HC Deb 10 August 1894 vol 28 cc551-2
MR. WEIR (Ross and Cromarty)

I beg to ask the Lord Advocate whether his attention has been called to a sentence of six months' imprisonment recently passed by Sheriff Substitute Taylor, Forfar, upon George Milne, labourer, for killing a hare on a public road; whether he is aware that, in consequence of Milne's imprisonment, his wife and seven children will probably become chargeable to the Parochial Board; whether he can see his way to reduce this sentence; and whether he will take steps to alter the law so that sentences for such offences may be lighter?

* THE LORD ADVOCATE (Mr. J. B. BALFOTIE,&c.) Clackmannan,

George Milne was sentenced, as stated in the question, to six months' imprisonment for a third offence under The Night Poaching Act. In 1887 he was sentenced to two months' imprisonment, and in 1889 to three months' imprisonment for this offence. He has been convicted of day poaching five times, and of contravention of The Poaching Prevention Act twice. He has also been convicted of breaches of the peace and assaults, as well as of various thefts, having on two occasions received six months' and nine, months' imprisonment. I am further informed that he never works, and that his house is maintained by his wife, who, while her husband is in prison, has on various occasions received allowances from the Parochial Board. Two of his children now contribute to the expenses of the household from wages earned by them in a factory. From what I, have stated it will be seen that the case is not a favourable one.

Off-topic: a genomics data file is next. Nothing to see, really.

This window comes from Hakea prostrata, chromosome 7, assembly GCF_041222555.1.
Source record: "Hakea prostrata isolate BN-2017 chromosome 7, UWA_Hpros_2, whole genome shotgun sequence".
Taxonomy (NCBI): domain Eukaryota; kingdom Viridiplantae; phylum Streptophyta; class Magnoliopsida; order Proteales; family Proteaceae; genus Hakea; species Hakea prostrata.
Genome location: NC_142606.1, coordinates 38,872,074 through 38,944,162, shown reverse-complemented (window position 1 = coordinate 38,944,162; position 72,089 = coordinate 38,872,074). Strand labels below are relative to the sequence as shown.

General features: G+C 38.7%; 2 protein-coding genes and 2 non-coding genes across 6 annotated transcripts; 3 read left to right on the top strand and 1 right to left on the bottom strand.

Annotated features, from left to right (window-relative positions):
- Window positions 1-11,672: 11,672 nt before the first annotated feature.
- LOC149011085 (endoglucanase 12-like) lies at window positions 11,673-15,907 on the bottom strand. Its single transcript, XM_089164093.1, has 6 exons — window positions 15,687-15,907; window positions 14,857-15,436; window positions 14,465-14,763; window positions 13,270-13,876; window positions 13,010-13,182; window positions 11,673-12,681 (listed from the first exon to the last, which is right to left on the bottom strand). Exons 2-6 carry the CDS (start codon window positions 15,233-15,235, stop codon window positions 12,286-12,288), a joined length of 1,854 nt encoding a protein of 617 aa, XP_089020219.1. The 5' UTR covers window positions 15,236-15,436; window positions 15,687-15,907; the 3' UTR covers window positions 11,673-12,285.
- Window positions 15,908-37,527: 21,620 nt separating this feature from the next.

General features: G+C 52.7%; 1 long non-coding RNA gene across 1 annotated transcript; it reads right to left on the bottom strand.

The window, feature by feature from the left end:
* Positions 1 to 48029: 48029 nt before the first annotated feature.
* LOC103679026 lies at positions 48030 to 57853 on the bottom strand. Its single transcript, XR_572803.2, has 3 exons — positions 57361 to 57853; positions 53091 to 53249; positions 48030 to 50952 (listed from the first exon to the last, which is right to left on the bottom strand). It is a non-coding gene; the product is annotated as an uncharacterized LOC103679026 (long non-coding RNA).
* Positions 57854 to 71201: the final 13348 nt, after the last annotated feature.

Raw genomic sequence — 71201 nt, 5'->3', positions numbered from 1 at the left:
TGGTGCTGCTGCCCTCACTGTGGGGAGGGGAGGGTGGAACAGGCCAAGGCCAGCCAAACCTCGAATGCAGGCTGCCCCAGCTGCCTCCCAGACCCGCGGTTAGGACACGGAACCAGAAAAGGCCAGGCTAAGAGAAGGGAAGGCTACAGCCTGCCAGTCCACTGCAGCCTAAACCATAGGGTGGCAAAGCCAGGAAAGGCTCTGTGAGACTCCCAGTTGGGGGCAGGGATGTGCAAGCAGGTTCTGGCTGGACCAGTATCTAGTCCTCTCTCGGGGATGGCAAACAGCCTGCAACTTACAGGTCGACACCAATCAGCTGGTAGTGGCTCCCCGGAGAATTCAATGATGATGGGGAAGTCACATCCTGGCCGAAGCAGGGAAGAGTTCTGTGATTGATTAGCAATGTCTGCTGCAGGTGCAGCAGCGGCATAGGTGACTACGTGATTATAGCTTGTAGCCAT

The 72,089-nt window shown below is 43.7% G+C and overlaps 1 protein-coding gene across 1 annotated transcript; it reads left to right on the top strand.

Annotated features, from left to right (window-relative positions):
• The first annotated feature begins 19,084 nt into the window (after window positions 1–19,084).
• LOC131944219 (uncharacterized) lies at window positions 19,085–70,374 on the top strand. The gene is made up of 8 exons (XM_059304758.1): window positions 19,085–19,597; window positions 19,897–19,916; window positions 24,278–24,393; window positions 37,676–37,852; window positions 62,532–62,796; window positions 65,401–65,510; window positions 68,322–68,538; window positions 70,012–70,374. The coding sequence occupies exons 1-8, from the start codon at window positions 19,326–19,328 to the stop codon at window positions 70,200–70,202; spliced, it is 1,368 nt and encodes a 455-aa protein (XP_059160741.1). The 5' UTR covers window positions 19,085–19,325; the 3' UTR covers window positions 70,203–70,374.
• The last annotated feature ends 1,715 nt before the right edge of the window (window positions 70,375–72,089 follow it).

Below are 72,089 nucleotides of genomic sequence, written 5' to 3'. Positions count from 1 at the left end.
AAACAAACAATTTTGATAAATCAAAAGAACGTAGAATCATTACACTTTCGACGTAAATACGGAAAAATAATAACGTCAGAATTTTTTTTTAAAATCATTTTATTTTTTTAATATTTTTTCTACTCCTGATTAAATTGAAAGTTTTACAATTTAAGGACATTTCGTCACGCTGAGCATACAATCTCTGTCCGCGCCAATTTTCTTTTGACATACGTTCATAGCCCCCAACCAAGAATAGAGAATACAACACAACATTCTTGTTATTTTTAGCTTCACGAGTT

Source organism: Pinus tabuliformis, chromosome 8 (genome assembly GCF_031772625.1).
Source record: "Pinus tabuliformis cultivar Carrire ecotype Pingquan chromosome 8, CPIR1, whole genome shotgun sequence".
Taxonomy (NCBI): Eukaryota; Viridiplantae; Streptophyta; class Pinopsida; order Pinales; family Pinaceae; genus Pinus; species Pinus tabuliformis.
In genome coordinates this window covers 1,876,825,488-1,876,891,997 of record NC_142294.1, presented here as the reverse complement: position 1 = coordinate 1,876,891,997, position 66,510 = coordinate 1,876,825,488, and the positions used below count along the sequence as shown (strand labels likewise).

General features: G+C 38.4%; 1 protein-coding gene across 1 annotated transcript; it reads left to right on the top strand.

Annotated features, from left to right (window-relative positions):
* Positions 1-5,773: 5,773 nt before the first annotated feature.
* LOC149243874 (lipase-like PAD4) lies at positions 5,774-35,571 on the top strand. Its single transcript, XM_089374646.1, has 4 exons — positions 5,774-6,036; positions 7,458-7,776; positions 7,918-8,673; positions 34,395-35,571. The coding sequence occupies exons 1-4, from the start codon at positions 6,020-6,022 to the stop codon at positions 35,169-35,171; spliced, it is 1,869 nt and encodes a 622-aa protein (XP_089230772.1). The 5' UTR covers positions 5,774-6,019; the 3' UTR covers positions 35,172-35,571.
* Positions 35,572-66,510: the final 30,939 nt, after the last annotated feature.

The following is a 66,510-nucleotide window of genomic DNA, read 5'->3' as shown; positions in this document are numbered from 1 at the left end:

asked if the sentence was not one of exceptional severity, and if the right hon. Gentleman would promote a change in the law to prevent such sentences being passed in future?


Order, order! That is a matter of opinion.